Autumn Rains (thus come the butterflies)

November 4, 2013  | By Shoal Creek Conservancy

This blog post was written by Ted Lee Eubanks. To learn more about the author, please visit this site.

Common buckeye (Junonia coenia) feeding on sawtooth sunflower
Common buckeye (Junonia coenia) feeding on sawtooth sunflower by Ted Lee Eubanks

The autumn rains, while devastating for some, were manageable in the Shoal Creek Valley. Both of the major October rains dropped between 5 and 7 inches in our watershed, nothing like the deluges in Barton Creek or Onion Creek. For Shoal Creek, the rains were a blessing, not a bane.

The rains also came after a summer of drought, and many of our native plants have responded. Engelmann sunflower, sawtooth sunflower,  and Texas aster are erupting into their late fall glory. With flowers come butterflies, only accentuating the colorful palette that tints Austin this year.

I spent a few hours this weekend photographing butterflies nectaring on sawtooth sunflowers. This is the end of the year and line for many of these butterflies. A freeze will bring this life cycle to an end. Yet for this moment butterflies are at their most diverse and abundant in Austin.

Checkered white (Pontia protodice)
Checkered white (Pontia protodice) by Ted Lee Eubanks

A few of the butterflies, such as the checkered white, are infrequently seen in the Shoal Creek Valley. The checkered white, also known as the southern cabbage butterfly, is known to be more common in late summer and fall. Perhaps I only see them now because they are only reaching adulthood late in the season. The caterpillar of this butterfly feeds on the various cabbages (including broccoli and brussel sprouts).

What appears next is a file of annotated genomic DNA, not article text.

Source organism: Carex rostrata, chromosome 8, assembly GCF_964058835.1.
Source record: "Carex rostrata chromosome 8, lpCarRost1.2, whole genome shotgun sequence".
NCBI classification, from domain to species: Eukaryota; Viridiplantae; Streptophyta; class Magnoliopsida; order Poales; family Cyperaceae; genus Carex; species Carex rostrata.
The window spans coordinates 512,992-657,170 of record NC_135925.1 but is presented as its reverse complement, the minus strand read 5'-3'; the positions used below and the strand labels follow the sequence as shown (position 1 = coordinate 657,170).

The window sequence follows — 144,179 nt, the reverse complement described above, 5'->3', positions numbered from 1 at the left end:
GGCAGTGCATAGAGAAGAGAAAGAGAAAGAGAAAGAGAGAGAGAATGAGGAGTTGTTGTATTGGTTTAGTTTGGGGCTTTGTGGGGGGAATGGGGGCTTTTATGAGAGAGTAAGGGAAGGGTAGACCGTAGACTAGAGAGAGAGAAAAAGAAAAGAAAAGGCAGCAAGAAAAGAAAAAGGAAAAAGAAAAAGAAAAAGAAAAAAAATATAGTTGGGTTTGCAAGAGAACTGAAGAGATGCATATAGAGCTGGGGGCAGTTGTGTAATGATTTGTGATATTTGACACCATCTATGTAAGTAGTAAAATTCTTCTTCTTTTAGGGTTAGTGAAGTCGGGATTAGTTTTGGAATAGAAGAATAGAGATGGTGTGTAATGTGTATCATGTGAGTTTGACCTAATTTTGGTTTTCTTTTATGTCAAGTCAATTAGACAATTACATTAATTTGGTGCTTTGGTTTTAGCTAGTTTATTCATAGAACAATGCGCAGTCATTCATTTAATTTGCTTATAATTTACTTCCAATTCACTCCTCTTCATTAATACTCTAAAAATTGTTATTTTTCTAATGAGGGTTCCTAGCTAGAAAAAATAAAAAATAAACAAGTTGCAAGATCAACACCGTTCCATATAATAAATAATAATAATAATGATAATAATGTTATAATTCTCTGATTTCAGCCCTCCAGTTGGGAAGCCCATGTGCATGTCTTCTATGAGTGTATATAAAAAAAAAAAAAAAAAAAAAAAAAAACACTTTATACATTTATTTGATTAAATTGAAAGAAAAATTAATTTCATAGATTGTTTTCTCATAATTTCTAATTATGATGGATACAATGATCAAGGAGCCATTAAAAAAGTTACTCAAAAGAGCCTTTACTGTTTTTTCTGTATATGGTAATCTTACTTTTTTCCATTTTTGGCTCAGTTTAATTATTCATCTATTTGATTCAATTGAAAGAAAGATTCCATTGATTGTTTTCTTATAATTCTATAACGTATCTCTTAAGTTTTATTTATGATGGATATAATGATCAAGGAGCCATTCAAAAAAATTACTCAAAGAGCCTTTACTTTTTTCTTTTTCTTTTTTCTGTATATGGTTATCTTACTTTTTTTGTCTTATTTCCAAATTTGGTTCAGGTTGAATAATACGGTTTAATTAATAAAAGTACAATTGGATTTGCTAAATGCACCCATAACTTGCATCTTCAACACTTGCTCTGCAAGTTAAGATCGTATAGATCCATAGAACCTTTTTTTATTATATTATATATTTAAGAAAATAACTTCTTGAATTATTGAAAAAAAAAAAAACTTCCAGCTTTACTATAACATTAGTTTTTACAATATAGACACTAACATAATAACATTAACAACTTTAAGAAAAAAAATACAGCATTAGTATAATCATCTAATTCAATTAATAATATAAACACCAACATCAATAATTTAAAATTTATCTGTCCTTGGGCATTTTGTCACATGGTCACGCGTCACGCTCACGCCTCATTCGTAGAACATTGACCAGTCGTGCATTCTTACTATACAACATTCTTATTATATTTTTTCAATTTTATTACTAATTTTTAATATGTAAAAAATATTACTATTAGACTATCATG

Another seasonal favorite is the common mestra (Mestra amymone). This butterfly ranges from Costa Rica north to south Texas. In late summer, however, the butterfly may range as far north as South Dakota. I do not see them in our area every year, and finding over a dozen this weekend was a blessing.

Common mestra (Mestra amymone) by Ted Lee Eubanks
Common mestra (Mestra amymone) by Ted Lee Eubanks

Several of the butterflies are dressed for the season. The variegated fritillary (Euptoieta claudia) is nomadic, and is seen in our area in late summer and fall. This fritillary is unlike many of the frits (as butterfly watchers like to call them) in that its caterpillar will feed on many species of host plants including the passionflowers. Euptoieta means “easily scared,” a lesson quickly learned by any photographer trying to chase one down.

Variegated fritillary (Euptoieta claudia) by Ted Lee Eubanks
Variegated fritillary (Euptoieta claudia) by Ted Lee Eubanks

Many of the butterfly plants that I mentioned can be easily grown in your yard. Sawtooth sunflower (Helianthus grosseserratus) is a fantastic fall bloomer, and seems to be bulletproofed to our summer droughts. This sunflower gets large, though, so give it ample space. Lantana (Lantana horrida) is an excellent fall nectar plant, but I recommend sticking with the orange native rather than one of the cultivars. My favorite butterfly plants are in the genus Eupatorium, known as the mistflowers.  A number of mistflowers species and cultivars will prosper in our area. I recommend the following for your yard, and all three are available at native plant nurseries.

  • Blue mistflower (Conoclinium coelestinum)
  • Gregg’s mistflower (C. greggii (dissectum)
  • White boneset (once named Eupatorium havanense and now called Ageratina havanensis by many botanists)

Whether in your yard or in Shoal Creek Valley, this is the season to search out the butterflies that avoid our desiccating summer seasons. Enjoy the time outdoors!

Ted Lee Eubanks

4 November 2013

Southern dogface (Colias cesonia) by Ted Lee Eubanks
Southern dogface (Colias cesonia) by Ted Lee Eubanks